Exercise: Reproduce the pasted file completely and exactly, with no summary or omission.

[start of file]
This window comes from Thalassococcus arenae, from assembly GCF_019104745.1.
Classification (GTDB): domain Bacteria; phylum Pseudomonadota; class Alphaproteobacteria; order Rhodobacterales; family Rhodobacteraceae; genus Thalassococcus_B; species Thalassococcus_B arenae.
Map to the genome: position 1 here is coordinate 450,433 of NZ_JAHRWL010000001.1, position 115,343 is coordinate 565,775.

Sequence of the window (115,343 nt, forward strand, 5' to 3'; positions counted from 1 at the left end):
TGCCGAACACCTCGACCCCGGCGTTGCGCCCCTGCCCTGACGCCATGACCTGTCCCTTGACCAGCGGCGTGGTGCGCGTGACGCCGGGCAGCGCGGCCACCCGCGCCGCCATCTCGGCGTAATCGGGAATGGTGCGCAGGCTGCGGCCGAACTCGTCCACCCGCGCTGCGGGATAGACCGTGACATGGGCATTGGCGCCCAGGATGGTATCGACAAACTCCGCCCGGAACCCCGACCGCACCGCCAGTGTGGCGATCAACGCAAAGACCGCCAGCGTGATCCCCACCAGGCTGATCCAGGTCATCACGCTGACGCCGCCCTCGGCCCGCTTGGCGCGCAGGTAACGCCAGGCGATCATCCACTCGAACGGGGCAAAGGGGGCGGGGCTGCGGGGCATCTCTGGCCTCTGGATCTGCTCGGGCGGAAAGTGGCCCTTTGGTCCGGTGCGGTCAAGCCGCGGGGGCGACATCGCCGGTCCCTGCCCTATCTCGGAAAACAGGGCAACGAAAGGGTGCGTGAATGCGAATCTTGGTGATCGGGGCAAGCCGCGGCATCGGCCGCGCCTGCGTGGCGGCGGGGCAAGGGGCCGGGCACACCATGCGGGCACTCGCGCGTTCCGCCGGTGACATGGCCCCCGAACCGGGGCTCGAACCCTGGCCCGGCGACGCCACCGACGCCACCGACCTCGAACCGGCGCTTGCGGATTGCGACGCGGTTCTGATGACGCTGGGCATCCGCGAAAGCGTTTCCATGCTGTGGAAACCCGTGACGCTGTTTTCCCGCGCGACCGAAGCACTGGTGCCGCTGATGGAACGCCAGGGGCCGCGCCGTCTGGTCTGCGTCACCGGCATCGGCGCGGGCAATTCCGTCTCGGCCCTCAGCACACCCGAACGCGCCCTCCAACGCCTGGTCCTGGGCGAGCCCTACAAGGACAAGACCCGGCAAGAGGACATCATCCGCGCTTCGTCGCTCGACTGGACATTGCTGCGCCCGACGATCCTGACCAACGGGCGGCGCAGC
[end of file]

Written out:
This window comes from Thalassococcus arenae, from assembly GCF_019104745.1.
Classification (GTDB): domain Bacteria; phylum Pseudomonadota; class Alphaproteobacteria; order Rhodobacterales; family Rhodobacteraceae; genus Thalassococcus_B; species Thalassococcus_B arenae.
Map to the genome: position 1 here is coordinate 450,433 of NZ_JAHRWL010000001.1, position 115,343 is coordinate 565,775.

Sequence of the window (115,343 nt, forward strand, 5' to 3'; positions counted from 1 at the left end):
TGCCGAACACCTCGACCCCGGCGTTGCGCCCCTGCCCTGACGCCATGACCTGTCCCTTGACCAGCGGCGTGGTGCGCGTGACGCCGGGCAGCGCGGCCACCCGCGCCGCCATCTCGGCGTAATCGGGAATGGTGCGCAGGCTGCGGCCGAACTCGTCCACCCGCGCTGCGGGATAGACCGTGACATGGGCATTGGCGCCCAGGATGGTATCGACAAACTCCGCCCGGAACCCCGACCGCACCGCCAGTGTGGCGATCAACGCAAAGACCGCCAGCGTGATCCCCACCAGGCTGATCCAGGTCATCACGCTGACGCCGCCCTCGGCCCGCTTGGCGCGCAGGTAACGCCAGGCGATCATCCACTCGAACGGGGCAAAGGGGGCGGGGCTGCGGGGCATCTCTGGCCTCTGGATCTGCTCGGGCGGAAAGTGGCCCTTTGGTCCGGTGCGGTCAAGCCGCGGGGGCGACATCGCCGGTCCCTGCCCTATCTCGGAAAACAGGGCAACGAAAGGGTGCGTGAATGCGAATCTTGGTGATCGGGGCAAGCCGCGGCATCGGCCGCGCCTGCGTGGCGGCGGGGCAAGGGGCCGGGCACACCATGCGGGCACTCGCGCGTTCCGCCGGTGACATGGCCCCCGAACCGGGGCTCGAACCCTGGCCCGGCGACGCCACCGACGCCACCGACCTCGAACCGGCGCTTGCGGATTGCGACGCGGTTCTGATGACGCTGGGCATCCGCGAAAGCGTTTCCATGCTGTGGAAACCCGTGACGCTGTTTTCCCGCGCGACCGAAGCACTGGTGCCGCTGATGGAACGCCAGGGGCCGCGCCGTCTGGTCTGCGTCACCGGCATCGGCGCGGGCAATTCCGTCTCGGCCCTCAGCACACCCGAACGCGCCCTCCAACGCCTGGTCCTGGGCGAGCCCTACAAGGACAAGACCCGGCAAGAGGACATCATCCGCGCTTCGTCGCTCGACTGGACATTGCTGCGCCCGACGATCCTGACCAACGGGCGGCGCAGC